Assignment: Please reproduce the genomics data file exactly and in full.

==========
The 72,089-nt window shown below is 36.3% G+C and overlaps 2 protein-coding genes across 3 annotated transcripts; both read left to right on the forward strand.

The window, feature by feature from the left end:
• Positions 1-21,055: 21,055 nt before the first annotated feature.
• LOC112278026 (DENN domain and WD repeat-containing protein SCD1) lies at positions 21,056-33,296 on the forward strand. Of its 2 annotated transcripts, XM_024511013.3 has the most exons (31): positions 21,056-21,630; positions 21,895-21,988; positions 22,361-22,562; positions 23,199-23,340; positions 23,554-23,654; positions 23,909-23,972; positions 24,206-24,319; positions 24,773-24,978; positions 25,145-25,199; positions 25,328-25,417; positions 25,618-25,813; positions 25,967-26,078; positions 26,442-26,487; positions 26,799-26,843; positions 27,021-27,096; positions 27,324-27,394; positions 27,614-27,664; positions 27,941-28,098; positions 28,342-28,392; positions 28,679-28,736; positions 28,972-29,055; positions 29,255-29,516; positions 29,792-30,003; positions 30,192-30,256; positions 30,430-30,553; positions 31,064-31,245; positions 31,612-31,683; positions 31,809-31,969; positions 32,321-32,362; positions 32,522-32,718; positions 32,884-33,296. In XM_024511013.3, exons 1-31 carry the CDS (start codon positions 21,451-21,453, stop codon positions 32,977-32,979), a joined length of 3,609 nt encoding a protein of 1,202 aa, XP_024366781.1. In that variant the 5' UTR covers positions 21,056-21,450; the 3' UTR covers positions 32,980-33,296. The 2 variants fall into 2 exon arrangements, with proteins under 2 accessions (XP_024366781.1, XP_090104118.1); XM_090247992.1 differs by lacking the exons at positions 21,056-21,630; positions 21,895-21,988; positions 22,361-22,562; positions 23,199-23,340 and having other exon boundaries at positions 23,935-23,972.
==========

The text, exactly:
The 72,089-nt window shown below is 36.3% G+C and overlaps 2 protein-coding genes across 3 annotated transcripts; both read left to right on the forward strand.

The window, feature by feature from the left end:
• Positions 1-21,055: 21,055 nt before the first annotated feature.
• LOC112278026 (DENN domain and WD repeat-containing protein SCD1) lies at positions 21,056-33,296 on the forward strand. Of its 2 annotated transcripts, XM_024511013.3 has the most exons (31): positions 21,056-21,630; positions 21,895-21,988; positions 22,361-22,562; positions 23,199-23,340; positions 23,554-23,654; positions 23,909-23,972; positions 24,206-24,319; positions 24,773-24,978; positions 25,145-25,199; positions 25,328-25,417; positions 25,618-25,813; positions 25,967-26,078; positions 26,442-26,487; positions 26,799-26,843; positions 27,021-27,096; positions 27,324-27,394; positions 27,614-27,664; positions 27,941-28,098; positions 28,342-28,392; positions 28,679-28,736; positions 28,972-29,055; positions 29,255-29,516; positions 29,792-30,003; positions 30,192-30,256; positions 30,430-30,553; positions 31,064-31,245; positions 31,612-31,683; positions 31,809-31,969; positions 32,321-32,362; positions 32,522-32,718; positions 32,884-33,296. In XM_024511013.3, exons 1-31 carry the CDS (start codon positions 21,451-21,453, stop codon positions 32,977-32,979), a joined length of 3,609 nt encoding a protein of 1,202 aa, XP_024366781.1. In that variant the 5' UTR covers positions 21,056-21,450; the 3' UTR covers positions 32,980-33,296. The 2 variants fall into 2 exon arrangements, with proteins under 2 accessions (XP_024366781.1, XP_090104118.1); XM_090247992.1 differs by lacking the exons at positions 21,056-21,630; positions 21,895-21,988; positions 22,361-22,562; positions 23,199-23,340 and having other exon boundaries at positions 23,935-23,972.